Green eggs and scam on ‘Morning Joe’

Christopher Horner Senior Fellow, Competitive Enterprise Institute
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John Kerry took to “Morning Joe” Friday to tell an eager audience how we are just flailing, and China is way ahead of us, on that ‘energy of the future’ stuff. This being politics, that of course means the contraptions from the past, specifically windmills and solar panels. “The US isn’t even in the game” in so-called ‘green’ (politically dictated, because it is uneconomic) energy, despite, ahem, installing more ‘renewables’ than conventional electricity production for the past three years (now, that’s a problem…if only China were doing that!).

Yet Sen. Kerry does have a point. Here’s the real China: A new coal plant a week. A new nuclear plant a month. A new coal mine planned for every three months. Though, let’s face it, the Chinese have been lagging way behind us in putting up windmills — what, that doesn’t fit the new narrative? — though there seems to have been a recent surge last year as Europe stepped up its programs to pay the Chinese to install the things.

Not to hook them all up, of course, as that wasn’t what the letter of the deals inked to buy ’emission reduction’ credit under Kyoto’s Clean Development Mechanism said. And hooking them up just means expensive transmission projects, and expensive, intermittent electricity messing with your system’s reliability and stability.

But China has been HUGE on building the energy production sources that work: coal, gas, nuclear and, yes, oil. Way, way ahead of us. The numbers are clear. Yay, China. For what they’re really leading us in.

The better news is that Joe Scarborough no longer has a vote in Congress, as he swoons for the talking points with no apparent interest in the red flags that are Kerry’s curious and ever-changing metrics, and insistent premises like that some country building a larger percentage of the world’s solar panels must be a good thing in itself and a sign that solar panels are, too; that if China is doing it, it must be for some reason(s) that is rational in a vacuum, grounded in the economics of doing it, and that surely applies to us (is Europe willing to pay us to put them up, too? We still won’t build them here, of course, that’s too expensive thanks to all sorts of green mandates and other union wish-list items, another thought that failed to occur to any of the “Morning Joe” discussion’s cheerleaders).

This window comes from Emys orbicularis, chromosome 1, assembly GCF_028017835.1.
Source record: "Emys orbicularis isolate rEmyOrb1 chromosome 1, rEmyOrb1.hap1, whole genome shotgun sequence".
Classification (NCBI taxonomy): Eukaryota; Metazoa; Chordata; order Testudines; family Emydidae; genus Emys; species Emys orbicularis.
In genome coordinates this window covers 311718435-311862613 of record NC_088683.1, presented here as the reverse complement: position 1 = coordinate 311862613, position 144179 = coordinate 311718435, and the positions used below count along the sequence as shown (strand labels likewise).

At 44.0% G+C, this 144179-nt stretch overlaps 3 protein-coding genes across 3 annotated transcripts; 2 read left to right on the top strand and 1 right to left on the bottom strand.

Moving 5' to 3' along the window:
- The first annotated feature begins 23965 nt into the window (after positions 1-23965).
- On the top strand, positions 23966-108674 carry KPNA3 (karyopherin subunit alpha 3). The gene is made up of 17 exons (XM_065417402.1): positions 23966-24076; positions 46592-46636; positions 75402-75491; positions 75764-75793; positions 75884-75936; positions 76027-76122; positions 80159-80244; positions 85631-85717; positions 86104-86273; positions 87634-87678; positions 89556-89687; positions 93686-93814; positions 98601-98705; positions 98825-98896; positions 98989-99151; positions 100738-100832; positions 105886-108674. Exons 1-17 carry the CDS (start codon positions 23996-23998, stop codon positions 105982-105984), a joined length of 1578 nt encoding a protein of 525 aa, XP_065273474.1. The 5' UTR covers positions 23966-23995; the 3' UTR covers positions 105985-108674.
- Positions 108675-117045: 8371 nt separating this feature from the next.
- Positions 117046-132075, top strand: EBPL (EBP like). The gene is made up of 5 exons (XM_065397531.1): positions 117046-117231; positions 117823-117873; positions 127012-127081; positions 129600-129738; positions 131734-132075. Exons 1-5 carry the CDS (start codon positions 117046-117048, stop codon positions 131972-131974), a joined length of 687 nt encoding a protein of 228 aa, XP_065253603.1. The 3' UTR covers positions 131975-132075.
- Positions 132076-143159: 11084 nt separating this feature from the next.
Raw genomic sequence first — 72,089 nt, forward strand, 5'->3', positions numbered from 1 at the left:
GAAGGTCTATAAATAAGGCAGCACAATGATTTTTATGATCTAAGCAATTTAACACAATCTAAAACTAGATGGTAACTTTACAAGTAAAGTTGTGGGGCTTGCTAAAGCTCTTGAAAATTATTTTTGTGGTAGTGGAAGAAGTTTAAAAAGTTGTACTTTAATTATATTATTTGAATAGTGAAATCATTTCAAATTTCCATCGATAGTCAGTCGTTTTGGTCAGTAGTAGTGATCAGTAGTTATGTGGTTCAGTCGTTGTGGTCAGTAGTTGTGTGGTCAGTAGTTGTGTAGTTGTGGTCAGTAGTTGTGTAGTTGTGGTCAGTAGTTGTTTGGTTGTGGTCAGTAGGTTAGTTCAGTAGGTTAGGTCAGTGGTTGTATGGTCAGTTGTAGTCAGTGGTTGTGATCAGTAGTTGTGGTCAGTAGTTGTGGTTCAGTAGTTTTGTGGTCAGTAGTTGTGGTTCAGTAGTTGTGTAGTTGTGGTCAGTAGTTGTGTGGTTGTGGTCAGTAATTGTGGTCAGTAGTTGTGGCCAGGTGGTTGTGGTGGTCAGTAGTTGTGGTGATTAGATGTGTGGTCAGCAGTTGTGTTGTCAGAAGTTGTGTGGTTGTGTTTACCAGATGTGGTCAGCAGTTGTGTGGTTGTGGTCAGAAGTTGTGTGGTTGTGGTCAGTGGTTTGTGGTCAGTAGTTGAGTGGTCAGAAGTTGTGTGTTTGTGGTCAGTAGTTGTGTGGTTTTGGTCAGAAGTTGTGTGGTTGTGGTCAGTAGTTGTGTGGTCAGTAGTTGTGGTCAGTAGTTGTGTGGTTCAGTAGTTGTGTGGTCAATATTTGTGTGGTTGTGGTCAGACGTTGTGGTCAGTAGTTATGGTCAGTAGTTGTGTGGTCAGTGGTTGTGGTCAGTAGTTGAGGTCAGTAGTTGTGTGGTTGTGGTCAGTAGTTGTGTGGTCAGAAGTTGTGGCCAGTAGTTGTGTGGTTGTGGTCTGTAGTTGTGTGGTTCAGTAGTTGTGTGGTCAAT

But Sen. Kerry spouted way too many talking points to be saying anything that deserved scrutiny, as opposed to the quick action the exasperated panel all agreed as a result was necessary. Did you hear how many things in a row he said?

And why not? All of the great minds assembled seemed to conflate mandating that we use more of something here with an outcome that certainly we will thus make it here, and that that intrinsically means net-positive economic activity! There is no such thing as the ‘unseen.’ 15% of your electricity from running on giant hamster wheels? I say 50%! And pay children to smash windows while you’re at it; think of the jobs, and we’ll be the world leader in window and window-related technology as well as giant hamster wheels! Meanwhile, Bastiat weeps.

Get used to this. We have two full years of it ahead of us including, I am sadly confident, an uncomfortable period learning the economic illiteracy of some aspiring Republican presidents. Sure, programs to dig ditches and fill them in are less economically harmful than these schemes because at least that only adds to the debt, not higher energy costs as well. But you said ‘green,’ right?

Maybe at some point in this progression someone might ask why European climate Pooh-Bahs threaten a trade war against us (still/again) if we don’t do to ourselves what they’ve done to themselves? Does it really make sense that what upsets them is that their ‘green’ schemes we refuse to imitate are making them so darn super-competitive and wealthy and prosperous that it’s unfair we don’t do it, too? Even if one is too busy to read up all that much, especially that boring stuff that doesn’t fit a confirmation bias or fashionable arguments, doesn’t free-ice-cream economics, decades after the very specific claims were first rolled out, trigger any alarm bells?

You’d think, if things were as dire, nonsensical and assured as Sen. Kerry fulminates to be the case, that earnest talk show panelists might suggest looking at them with some level of substance. Maybe, to just challenge one or two things from the staccato-fired litany cribbed from a green-group tract, instead of racing to be the one agreeing most often that it’s embarrassing that China builds more of something our politicians have decided we should use than we do.

That might not be as fun as agreeing with each other about how stupid and uninformed our politics have become for rejecting Sen. Kerry’s demands. But it might be useful, for someone as concerned as Morning Joe says he is.

Christopher C. Horner Senior Fellow Competitive Enterprise Institute.